Saturday, March 16, 2019

The Covenant and History

God’s commitment to Abraham, as vivified in the ceremony of covenant inauguration (Gen. 15), continues to swell with significance throughout redemptive history. The Lord’s pledge-to-death made to Abraham casts its distinctive mold on the whole of subsequent Israelite history. A reference to this same ceremony of covenantal inauguration just before the kingdom of Judah was carried into captivity indicates that the significance of this covenant-making ceremony continued throughout history without being diminished. Fourteen hundred years had transpired. Yet the covenant inaugural ceremony witnessed by Abraham had lost none of its cultural relevance.

According to the context of Jeremiah 34, Jerusalem was under siege by Babylon (vv. 1, 6–7). In an apparent effort to recover the lost favor of Israel’s God, King Zedekiah assembled all the people for a ceremony of covenant renewal (vv. 8–9).

The language of Jeremiah 34 echoes quite distinctly that of Genesis 15. The double reference to the “walking between the pieces of the calf” (Jer. 34:18–19) and the detailed description of the devouring of the covenantally-cursed bodies by birds of prey (v. 20) reflect unmistakably the language describing the inauguration of God’s covenant with Abraham.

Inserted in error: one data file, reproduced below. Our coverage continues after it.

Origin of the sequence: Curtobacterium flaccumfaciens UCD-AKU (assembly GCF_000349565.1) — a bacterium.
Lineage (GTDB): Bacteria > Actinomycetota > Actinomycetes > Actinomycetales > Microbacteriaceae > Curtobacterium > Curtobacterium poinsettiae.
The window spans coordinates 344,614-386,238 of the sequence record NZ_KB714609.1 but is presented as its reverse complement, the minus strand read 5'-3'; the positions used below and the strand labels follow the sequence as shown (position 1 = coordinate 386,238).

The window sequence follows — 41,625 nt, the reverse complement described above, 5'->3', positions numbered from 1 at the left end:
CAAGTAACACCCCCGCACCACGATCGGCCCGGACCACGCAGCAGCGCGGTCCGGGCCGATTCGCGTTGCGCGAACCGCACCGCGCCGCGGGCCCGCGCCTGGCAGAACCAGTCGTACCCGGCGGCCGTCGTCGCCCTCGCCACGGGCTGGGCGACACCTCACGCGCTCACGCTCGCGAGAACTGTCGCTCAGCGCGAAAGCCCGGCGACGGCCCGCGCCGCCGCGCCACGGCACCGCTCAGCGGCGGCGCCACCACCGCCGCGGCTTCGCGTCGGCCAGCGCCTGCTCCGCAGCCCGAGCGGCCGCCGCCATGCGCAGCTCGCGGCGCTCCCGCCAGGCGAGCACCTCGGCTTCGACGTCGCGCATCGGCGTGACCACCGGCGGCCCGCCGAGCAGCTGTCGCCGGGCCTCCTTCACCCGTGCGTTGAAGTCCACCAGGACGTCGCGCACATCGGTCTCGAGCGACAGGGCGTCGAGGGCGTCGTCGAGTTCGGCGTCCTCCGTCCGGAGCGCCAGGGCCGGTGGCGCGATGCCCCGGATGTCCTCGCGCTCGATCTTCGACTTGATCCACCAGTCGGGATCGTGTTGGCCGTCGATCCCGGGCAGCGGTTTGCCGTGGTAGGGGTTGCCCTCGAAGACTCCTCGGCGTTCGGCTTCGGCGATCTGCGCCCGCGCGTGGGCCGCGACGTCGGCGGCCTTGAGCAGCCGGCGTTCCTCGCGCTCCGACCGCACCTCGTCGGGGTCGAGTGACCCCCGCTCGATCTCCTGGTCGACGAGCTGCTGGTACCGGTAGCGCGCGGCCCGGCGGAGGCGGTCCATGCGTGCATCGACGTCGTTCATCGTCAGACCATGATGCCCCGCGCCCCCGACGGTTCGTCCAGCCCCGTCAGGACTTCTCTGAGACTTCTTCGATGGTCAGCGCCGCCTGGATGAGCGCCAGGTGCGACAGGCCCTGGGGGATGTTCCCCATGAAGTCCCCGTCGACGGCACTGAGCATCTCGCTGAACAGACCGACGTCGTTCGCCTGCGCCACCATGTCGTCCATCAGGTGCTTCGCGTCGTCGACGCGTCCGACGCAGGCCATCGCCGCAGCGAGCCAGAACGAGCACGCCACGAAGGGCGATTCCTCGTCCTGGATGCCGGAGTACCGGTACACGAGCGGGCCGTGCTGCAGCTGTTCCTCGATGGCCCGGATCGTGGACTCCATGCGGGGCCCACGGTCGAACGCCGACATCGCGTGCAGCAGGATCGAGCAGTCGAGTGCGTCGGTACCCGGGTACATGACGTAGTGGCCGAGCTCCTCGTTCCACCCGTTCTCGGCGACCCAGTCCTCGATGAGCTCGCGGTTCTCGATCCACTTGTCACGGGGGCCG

Jeremiah’s appeal to a covenantal pledge-to-death cannot involve only a literary allusion to Abraham’s experience. Instead, it is a very real description of an actual covenant-renewal ceremony just enacted by Zedekiah and his people. Notice again the language of vv. 18–19.

The subsequent history of Israel displays most vividly the consequences of covenant violation. Israel had pledged itself to death if it should break the covenant. Consequently, the prophet Ahijah declared the covenant curse on the house of Jeroboam (1 Kings 14:11).

The same curse rests on the house of Baasha (1 Kings 16:4). Nor does the house of Ahab escape the ultimate curse of covenantal judgment (1 Kings 21:24), applied in particular to Jezebel, Ahab’s queen (2 Kings 9:10). This same specific curse permeates the prophecy of Jeremiah himself (Jer. 7:33; 16:4; 19:7).

The continuing prophetic application of these curses demonstrates the vitality of covenantal self-consciousness throughout Israel. The ultimate judgment of devastation can be understood only in terms of the original pledge to life and death at Sinai, which in turn reflected the covenantal form employed by God in binding himself to Abraham.